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Harp sponge: Carnivorous 'Velcro-like' sponge discovered in deep sea off California coast

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Candelabra-shaped and carnivorous, a newly discovered sea creature — the "harp sponge" — has been found clinging to the ocean floor off Monterey Bay. 

Armed with "Velcro-like barbed hooks," the sponge — first observed via remote vehicle by a Monterey Bay Aquarium Research Institute (MBARI) team in 2000 — lives about two miles under the sea and feeds on crustaceans, reports Our Amazing Planet

Velcro-like barbed hooks cover the sponge's branching limbs, snaring crustaceans as they are swept into its branches by deep-sea currents. Once the harp sponge has its meal, it envelops the animal in a thin membrane, and then slowly begins to digest its prey.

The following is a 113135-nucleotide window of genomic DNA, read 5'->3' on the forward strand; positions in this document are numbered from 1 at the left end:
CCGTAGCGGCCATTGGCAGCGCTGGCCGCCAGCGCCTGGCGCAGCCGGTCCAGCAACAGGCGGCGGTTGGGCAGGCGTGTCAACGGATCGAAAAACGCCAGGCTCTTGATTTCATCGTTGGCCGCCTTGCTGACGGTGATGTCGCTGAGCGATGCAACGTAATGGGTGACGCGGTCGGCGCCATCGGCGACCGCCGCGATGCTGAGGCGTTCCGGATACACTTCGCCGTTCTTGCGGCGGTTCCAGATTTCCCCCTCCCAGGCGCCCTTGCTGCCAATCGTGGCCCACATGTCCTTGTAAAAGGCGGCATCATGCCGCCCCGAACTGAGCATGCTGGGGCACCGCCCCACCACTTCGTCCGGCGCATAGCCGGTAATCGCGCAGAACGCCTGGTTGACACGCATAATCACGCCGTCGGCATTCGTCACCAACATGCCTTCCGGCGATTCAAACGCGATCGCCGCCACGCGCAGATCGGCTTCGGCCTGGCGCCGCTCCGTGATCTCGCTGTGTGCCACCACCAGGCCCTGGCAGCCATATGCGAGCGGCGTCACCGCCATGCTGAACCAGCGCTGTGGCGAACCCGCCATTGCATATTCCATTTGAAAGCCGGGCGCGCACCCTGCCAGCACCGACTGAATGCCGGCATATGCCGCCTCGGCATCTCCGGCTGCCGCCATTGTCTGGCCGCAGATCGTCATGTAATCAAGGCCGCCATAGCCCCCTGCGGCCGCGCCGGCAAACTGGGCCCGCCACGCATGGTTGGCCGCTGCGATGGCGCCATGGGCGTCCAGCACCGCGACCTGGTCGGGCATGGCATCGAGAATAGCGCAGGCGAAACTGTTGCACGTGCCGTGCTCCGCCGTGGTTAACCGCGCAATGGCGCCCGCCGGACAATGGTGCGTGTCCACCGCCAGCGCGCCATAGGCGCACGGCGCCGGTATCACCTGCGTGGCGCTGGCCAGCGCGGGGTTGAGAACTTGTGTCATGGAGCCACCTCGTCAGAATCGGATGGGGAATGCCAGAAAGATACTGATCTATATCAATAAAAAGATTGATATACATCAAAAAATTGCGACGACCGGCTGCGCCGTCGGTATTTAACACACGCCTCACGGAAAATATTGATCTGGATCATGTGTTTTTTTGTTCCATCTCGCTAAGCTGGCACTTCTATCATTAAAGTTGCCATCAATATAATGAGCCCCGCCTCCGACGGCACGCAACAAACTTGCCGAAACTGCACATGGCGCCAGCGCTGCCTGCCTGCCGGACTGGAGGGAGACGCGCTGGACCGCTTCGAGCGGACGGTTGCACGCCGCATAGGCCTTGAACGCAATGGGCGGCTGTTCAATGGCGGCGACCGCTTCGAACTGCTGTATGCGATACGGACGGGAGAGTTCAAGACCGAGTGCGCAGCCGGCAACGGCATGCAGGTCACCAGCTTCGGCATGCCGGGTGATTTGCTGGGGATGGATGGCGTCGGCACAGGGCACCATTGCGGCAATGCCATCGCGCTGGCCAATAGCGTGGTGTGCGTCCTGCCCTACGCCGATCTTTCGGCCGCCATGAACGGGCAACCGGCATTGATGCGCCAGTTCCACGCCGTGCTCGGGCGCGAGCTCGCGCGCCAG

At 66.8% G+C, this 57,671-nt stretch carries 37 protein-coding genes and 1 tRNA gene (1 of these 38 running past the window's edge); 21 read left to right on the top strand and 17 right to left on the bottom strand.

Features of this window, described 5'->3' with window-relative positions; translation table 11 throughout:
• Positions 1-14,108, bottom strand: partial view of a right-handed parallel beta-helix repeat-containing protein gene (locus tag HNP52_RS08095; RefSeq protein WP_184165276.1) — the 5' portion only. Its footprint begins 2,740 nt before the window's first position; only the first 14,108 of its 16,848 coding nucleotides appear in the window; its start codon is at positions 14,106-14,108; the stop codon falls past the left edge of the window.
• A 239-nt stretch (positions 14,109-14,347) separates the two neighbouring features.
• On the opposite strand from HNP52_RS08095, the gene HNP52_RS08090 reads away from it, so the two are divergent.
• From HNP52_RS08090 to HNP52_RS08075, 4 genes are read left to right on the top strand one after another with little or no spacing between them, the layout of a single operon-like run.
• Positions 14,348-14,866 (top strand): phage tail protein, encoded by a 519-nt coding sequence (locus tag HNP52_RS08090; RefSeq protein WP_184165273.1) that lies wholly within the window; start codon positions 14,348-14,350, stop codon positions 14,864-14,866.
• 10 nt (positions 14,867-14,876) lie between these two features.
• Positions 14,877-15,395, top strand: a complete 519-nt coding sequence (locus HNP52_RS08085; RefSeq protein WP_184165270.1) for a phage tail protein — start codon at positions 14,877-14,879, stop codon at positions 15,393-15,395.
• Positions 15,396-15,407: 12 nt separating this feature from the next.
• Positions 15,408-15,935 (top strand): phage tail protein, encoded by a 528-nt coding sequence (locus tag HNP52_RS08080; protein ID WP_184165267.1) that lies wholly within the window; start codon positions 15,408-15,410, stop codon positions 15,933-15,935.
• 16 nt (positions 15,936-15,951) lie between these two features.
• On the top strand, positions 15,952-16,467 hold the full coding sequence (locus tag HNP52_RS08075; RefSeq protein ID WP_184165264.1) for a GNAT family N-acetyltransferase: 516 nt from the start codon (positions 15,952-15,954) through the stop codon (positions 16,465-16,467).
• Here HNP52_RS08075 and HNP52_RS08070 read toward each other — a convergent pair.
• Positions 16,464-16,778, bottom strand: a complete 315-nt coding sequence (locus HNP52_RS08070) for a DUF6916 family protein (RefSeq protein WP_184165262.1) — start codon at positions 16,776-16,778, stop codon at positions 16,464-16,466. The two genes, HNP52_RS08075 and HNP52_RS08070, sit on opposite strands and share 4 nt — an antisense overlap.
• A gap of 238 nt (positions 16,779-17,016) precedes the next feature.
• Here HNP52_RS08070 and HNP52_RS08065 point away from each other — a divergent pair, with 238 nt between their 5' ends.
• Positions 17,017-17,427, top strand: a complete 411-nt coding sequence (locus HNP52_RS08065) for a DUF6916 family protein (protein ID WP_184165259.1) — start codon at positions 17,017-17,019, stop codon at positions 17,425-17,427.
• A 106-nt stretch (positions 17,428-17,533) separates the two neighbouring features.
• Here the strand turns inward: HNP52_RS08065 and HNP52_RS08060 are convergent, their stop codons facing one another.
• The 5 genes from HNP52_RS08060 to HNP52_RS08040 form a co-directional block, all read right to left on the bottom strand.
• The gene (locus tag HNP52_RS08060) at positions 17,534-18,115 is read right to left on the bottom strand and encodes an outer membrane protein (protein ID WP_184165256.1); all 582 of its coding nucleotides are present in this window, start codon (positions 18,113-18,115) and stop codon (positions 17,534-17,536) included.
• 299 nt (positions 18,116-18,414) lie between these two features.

Two sponges were collected off the coast of California by researchers; 10 others were filmed. The largest observed specimen was about 14 inches tall, and the sponges varied in structure. Scientists believe the sponge evolved a multi-pronged shape, in part, to cover more food-grabbing surface area.

Researchers published their findings on the life cycle of "Chondrocladia lyra" in the Oct. 18 issue of Invertebrate Biology. There, you can learn all about "spermatophores," "branch swellings" and the secret sex life of sponges.

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"HARP SPONGE" VIDEO

[h/t Discovery News]

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